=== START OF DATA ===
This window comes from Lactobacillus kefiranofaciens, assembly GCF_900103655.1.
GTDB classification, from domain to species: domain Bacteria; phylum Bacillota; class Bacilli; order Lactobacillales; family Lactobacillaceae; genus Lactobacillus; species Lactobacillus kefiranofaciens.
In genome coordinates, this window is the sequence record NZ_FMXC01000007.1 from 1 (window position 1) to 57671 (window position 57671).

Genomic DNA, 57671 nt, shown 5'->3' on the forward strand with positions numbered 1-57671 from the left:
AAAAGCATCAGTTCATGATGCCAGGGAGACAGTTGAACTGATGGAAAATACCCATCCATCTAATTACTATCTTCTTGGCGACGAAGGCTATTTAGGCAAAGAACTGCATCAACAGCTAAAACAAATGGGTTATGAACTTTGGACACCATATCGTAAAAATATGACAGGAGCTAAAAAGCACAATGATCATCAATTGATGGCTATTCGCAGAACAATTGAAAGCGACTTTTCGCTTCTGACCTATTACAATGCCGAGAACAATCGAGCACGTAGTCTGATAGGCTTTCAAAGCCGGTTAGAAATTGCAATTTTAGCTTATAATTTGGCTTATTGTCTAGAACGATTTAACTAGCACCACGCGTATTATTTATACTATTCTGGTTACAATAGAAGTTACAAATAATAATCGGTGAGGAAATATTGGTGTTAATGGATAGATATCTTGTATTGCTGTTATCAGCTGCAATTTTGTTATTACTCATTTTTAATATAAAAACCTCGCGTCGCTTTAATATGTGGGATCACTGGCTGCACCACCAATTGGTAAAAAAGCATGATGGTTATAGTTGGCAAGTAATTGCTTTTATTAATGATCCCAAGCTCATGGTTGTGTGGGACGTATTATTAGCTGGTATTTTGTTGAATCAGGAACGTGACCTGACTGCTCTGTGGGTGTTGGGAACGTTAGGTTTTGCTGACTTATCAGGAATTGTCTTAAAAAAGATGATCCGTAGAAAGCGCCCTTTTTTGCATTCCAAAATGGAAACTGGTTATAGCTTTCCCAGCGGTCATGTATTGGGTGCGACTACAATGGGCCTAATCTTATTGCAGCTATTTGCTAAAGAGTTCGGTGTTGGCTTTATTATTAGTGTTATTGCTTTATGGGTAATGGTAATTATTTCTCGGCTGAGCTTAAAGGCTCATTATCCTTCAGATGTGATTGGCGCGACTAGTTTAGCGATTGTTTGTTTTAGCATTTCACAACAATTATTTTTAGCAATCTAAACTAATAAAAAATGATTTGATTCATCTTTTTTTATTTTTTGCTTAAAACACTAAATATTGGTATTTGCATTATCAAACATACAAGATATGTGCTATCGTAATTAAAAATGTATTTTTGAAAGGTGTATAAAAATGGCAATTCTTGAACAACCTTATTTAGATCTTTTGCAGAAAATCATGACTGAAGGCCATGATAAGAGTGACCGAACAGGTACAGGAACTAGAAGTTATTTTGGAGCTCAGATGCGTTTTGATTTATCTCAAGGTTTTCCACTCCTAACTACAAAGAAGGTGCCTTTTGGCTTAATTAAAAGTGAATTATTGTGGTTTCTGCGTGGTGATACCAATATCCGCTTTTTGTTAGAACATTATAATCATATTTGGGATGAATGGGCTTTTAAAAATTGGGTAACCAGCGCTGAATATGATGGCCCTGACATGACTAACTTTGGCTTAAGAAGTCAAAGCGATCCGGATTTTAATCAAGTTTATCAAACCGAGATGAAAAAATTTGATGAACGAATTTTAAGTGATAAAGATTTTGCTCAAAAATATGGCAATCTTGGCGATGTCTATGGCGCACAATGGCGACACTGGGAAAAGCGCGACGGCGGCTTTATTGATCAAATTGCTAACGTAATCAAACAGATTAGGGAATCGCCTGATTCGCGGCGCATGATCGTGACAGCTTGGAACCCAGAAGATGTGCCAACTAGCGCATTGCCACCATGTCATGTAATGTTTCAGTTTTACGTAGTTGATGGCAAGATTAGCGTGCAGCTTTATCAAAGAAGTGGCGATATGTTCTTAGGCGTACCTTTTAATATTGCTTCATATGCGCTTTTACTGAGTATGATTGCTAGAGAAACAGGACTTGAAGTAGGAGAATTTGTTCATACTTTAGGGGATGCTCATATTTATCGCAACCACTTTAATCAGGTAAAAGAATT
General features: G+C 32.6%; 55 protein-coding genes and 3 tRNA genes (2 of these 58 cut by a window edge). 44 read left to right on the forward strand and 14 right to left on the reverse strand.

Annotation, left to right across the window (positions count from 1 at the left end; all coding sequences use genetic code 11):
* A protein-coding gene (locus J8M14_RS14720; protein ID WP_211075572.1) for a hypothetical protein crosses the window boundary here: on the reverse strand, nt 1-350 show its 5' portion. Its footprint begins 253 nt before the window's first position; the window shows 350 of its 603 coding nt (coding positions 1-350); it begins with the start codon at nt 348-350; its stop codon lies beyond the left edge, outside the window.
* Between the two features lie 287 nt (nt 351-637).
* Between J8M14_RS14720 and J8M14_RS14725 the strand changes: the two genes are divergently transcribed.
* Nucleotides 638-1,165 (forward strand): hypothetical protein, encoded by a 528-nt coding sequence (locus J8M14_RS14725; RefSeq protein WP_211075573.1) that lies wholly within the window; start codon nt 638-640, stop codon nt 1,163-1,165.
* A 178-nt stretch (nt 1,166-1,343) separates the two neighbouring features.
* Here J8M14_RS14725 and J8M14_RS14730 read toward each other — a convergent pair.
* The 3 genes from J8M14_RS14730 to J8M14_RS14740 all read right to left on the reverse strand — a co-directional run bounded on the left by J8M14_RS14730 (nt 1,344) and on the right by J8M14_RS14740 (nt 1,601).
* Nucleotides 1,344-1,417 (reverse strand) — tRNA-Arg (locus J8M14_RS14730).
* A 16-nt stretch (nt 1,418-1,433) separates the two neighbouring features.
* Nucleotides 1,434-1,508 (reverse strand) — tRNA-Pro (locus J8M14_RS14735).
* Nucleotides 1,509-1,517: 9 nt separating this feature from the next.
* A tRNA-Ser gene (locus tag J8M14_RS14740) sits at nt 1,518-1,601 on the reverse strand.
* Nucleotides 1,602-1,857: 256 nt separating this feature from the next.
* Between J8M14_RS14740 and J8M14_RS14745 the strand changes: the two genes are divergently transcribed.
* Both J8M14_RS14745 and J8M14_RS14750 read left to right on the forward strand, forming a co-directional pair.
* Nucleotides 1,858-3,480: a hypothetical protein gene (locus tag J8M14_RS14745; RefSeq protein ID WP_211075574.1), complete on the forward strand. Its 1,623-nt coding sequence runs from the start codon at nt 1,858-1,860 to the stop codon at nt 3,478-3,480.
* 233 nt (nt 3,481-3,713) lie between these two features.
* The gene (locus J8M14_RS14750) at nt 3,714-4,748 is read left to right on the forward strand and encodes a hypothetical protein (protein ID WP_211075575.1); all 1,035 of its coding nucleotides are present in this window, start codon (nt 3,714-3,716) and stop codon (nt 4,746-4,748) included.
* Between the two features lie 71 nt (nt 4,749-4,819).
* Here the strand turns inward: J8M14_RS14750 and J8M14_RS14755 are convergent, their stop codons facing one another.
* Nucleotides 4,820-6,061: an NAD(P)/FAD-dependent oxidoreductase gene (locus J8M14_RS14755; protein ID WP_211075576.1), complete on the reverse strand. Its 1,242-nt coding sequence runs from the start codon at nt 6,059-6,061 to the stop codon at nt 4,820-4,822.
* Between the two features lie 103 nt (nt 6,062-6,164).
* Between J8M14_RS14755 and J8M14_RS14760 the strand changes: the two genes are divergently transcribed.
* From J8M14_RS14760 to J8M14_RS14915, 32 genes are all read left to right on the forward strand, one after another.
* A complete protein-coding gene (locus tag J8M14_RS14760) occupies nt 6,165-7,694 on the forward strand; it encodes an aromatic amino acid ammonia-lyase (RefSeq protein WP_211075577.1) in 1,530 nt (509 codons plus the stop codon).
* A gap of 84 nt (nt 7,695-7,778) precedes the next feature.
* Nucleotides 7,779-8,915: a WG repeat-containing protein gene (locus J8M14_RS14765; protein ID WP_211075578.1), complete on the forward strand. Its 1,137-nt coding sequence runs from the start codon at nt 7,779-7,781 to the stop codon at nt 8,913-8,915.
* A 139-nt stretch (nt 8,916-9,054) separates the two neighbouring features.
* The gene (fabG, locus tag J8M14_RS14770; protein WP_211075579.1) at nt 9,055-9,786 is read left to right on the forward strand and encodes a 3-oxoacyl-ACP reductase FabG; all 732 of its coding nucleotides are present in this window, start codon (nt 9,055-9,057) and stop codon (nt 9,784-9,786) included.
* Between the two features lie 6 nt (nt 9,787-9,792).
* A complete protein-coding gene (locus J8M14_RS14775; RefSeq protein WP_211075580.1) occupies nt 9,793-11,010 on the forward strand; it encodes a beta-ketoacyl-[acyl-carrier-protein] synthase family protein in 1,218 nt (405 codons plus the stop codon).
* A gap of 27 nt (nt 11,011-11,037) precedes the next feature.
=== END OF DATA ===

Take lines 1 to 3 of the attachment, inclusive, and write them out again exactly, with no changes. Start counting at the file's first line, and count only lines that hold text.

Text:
This window comes from Lactobacillus kefiranofaciens, assembly GCF_900103655.1.
GTDB classification, from domain to species: domain Bacteria; phylum Bacillota; class Bacilli; order Lactobacillales; family Lactobacillaceae; genus Lactobacillus; species Lactobacillus kefiranofaciens.
In genome coordinates, this window is the sequence record NZ_FMXC01000007.1 from 1 (window position 1) to 57671 (window position 57671).